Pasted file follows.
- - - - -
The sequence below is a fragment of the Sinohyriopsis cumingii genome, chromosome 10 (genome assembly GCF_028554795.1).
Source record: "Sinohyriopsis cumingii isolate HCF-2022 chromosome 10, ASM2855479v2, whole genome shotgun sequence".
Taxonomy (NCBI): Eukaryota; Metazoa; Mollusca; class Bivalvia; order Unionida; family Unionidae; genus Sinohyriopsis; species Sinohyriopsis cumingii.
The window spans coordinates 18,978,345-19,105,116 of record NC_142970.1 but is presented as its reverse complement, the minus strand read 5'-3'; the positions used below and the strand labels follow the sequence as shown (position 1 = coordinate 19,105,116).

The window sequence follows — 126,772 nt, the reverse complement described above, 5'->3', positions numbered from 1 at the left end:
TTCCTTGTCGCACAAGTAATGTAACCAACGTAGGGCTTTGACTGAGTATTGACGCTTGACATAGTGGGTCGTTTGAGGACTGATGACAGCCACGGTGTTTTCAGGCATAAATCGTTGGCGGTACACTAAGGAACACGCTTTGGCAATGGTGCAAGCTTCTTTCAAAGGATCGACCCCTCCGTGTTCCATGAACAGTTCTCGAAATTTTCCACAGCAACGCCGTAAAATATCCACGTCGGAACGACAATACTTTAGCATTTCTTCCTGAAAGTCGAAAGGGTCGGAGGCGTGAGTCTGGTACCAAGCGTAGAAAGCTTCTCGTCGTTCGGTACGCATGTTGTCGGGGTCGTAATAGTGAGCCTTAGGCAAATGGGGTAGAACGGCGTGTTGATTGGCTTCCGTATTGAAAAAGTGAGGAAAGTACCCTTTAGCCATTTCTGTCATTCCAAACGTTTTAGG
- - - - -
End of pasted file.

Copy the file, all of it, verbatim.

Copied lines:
The sequence below is a fragment of the Sinohyriopsis cumingii genome, chromosome 10 (genome assembly GCF_028554795.1).
Source record: "Sinohyriopsis cumingii isolate HCF-2022 chromosome 10, ASM2855479v2, whole genome shotgun sequence".
Taxonomy (NCBI): Eukaryota; Metazoa; Mollusca; class Bivalvia; order Unionida; family Unionidae; genus Sinohyriopsis; species Sinohyriopsis cumingii.
The window spans coordinates 18,978,345-19,105,116 of record NC_142970.1 but is presented as its reverse complement, the minus strand read 5'-3'; the positions used below and the strand labels follow the sequence as shown (position 1 = coordinate 19,105,116).

The window sequence follows — 126,772 nt, the reverse complement described above, 5'->3', positions numbered from 1 at the left end:
TTCCTTGTCGCACAAGTAATGTAACCAACGTAGGGCTTTGACTGAGTATTGACGCTTGACATAGTGGGTCGTTTGAGGACTGATGACAGCCACGGTGTTTTCAGGCATAAATCGTTGGCGGTACACTAAGGAACACGCTTTGGCAATGGTGCAAGCTTCTTTCAAAGGATCGACCCCTCCGTGTTCCATGAACAGTTCTCGAAATTTTCCACAGCAACGCCGTAAAATATCCACGTCGGAACGACAATACTTTAGCATTTCTTCCTGAAAGTCGAAAGGGTCGGAGGCGTGAGTCTGGTACCAAGCGTAGAAAGCTTCTCGTCGTTCGGTACGCATGTTGTCGGGGTCGTAATAGTGAGCCTTAGGCAAATGGGGTAGAACGGCGTGTTGATTGGCTTCCGTATTGAAAAAGTGAGGAAAGTACCCTTTAGCCATTTCTGTCATTCCAAACGTTTTAGG